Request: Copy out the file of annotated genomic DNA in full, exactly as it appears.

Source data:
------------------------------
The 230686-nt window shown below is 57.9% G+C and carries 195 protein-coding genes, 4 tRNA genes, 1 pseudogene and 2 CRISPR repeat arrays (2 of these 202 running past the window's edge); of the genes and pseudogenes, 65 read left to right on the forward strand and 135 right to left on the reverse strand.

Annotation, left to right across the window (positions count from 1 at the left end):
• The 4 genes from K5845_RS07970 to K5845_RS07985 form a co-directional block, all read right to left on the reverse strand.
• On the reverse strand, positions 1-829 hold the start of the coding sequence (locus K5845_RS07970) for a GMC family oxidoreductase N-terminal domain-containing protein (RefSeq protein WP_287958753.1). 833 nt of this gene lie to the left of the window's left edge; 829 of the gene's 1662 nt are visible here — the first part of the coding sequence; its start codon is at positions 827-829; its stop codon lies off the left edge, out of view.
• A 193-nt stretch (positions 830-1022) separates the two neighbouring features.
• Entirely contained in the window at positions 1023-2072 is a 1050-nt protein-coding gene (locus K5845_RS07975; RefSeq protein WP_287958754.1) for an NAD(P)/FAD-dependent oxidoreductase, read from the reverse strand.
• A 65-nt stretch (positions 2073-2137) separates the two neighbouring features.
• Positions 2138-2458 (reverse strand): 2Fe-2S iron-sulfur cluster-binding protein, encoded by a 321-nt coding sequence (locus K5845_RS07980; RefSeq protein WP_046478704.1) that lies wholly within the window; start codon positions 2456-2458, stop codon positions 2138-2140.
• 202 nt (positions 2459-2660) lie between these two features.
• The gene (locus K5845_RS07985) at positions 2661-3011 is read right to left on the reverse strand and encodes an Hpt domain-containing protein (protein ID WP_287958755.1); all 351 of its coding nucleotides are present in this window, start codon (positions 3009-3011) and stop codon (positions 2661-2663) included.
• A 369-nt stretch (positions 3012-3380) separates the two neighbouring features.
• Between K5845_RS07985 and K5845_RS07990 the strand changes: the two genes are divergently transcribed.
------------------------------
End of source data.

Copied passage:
The 230686-nt window shown below is 57.9% G+C and carries 195 protein-coding genes, 4 tRNA genes, 1 pseudogene and 2 CRISPR repeat arrays (2 of these 202 running past the window's edge); of the genes and pseudogenes, 65 read left to right on the forward strand and 135 right to left on the reverse strand.

Annotation, left to right across the window (positions count from 1 at the left end):
• The 4 genes from K5845_RS07970 to K5845_RS07985 form a co-directional block, all read right to left on the reverse strand.
• On the reverse strand, positions 1-829 hold the start of the coding sequence (locus K5845_RS07970) for a GMC family oxidoreductase N-terminal domain-containing protein (RefSeq protein WP_287958753.1). 833 nt of this gene lie to the left of the window's left edge; 829 of the gene's 1662 nt are visible here — the first part of the coding sequence; its start codon is at positions 827-829; its stop codon lies off the left edge, out of view.
• A 193-nt stretch (positions 830-1022) separates the two neighbouring features.
• Entirely contained in the window at positions 1023-2072 is a 1050-nt protein-coding gene (locus K5845_RS07975; RefSeq protein WP_287958754.1) for an NAD(P)/FAD-dependent oxidoreductase, read from the reverse strand.
• A 65-nt stretch (positions 2073-2137) separates the two neighbouring features.
• Positions 2138-2458 (reverse strand): 2Fe-2S iron-sulfur cluster-binding protein, encoded by a 321-nt coding sequence (locus K5845_RS07980; RefSeq protein WP_046478704.1) that lies wholly within the window; start codon positions 2456-2458, stop codon positions 2138-2140.
• 202 nt (positions 2459-2660) lie between these two features.
• The gene (locus K5845_RS07985) at positions 2661-3011 is read right to left on the reverse strand and encodes an Hpt domain-containing protein (protein ID WP_287958755.1); all 351 of its coding nucleotides are present in this window, start codon (positions 3009-3011) and stop codon (positions 2661-2663) included.
• A 369-nt stretch (positions 3012-3380) separates the two neighbouring features.
• Between K5845_RS07985 and K5845_RS07990 the strand changes: the two genes are divergently transcribed.